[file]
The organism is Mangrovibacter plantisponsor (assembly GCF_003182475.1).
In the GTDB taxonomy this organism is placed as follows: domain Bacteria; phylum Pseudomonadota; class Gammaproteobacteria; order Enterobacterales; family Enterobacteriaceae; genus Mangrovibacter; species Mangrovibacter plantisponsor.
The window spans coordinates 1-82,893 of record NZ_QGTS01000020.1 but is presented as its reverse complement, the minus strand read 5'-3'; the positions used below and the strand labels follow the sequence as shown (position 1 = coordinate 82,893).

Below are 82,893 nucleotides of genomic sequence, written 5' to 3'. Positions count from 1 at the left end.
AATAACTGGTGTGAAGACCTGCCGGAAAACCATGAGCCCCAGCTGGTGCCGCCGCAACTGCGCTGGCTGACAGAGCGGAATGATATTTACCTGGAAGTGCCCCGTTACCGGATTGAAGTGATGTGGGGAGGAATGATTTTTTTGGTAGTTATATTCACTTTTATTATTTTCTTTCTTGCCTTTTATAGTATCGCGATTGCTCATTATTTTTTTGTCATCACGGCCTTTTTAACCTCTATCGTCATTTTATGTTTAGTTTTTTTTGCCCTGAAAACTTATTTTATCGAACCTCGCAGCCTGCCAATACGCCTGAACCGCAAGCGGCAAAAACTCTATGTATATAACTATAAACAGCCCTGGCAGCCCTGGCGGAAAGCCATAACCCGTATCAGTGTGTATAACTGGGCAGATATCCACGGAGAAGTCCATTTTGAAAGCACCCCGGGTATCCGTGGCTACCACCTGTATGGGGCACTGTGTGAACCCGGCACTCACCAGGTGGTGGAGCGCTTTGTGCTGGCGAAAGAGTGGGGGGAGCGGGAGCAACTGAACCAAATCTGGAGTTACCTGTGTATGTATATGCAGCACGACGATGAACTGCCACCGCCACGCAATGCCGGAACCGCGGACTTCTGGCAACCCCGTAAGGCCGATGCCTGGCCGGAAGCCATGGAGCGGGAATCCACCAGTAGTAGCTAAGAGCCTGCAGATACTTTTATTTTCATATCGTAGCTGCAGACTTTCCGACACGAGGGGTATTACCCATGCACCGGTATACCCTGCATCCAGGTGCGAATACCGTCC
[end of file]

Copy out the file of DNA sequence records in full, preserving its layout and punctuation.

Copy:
The organism is Mangrovibacter plantisponsor (assembly GCF_003182475.1).
In the GTDB taxonomy this organism is placed as follows: domain Bacteria; phylum Pseudomonadota; class Gammaproteobacteria; order Enterobacterales; family Enterobacteriaceae; genus Mangrovibacter; species Mangrovibacter plantisponsor.
The window spans coordinates 1-82,893 of record NZ_QGTS01000020.1 but is presented as its reverse complement, the minus strand read 5'-3'; the positions used below and the strand labels follow the sequence as shown (position 1 = coordinate 82,893).

Below are 82,893 nucleotides of genomic sequence, written 5' to 3'. Positions count from 1 at the left end.
AATAACTGGTGTGAAGACCTGCCGGAAAACCATGAGCCCCAGCTGGTGCCGCCGCAACTGCGCTGGCTGACAGAGCGGAATGATATTTACCTGGAAGTGCCCCGTTACCGGATTGAAGTGATGTGGGGAGGAATGATTTTTTTGGTAGTTATATTCACTTTTATTATTTTCTTTCTTGCCTTTTATAGTATCGCGATTGCTCATTATTTTTTTGTCATCACGGCCTTTTTAACCTCTATCGTCATTTTATGTTTAGTTTTTTTTGCCCTGAAAACTTATTTTATCGAACCTCGCAGCCTGCCAATACGCCTGAACCGCAAGCGGCAAAAACTCTATGTATATAACTATAAACAGCCCTGGCAGCCCTGGCGGAAAGCCATAACCCGTATCAGTGTGTATAACTGGGCAGATATCCACGGAGAAGTCCATTTTGAAAGCACCCCGGGTATCCGTGGCTACCACCTGTATGGGGCACTGTGTGAACCCGGCACTCACCAGGTGGTGGAGCGCTTTGTGCTGGCGAAAGAGTGGGGGGAGCGGGAGCAACTGAACCAAATCTGGAGTTACCTGTGTATGTATATGCAGCACGACGATGAACTGCCACCGCCACGCAATGCCGGAACCGCGGACTTCTGGCAACCCCGTAAGGCCGATGCCTGGCCGGAAGCCATGGAGCGGGAATCCACCAGTAGTAGCTAAGAGCCTGCAGATACTTTTATTTTCATATCGTAGCTGCAGACTTTCCGACACGAGGGGTATTACCCATGCACCGGTATACCCTGCATCCAGGTGCGAATACCGTCC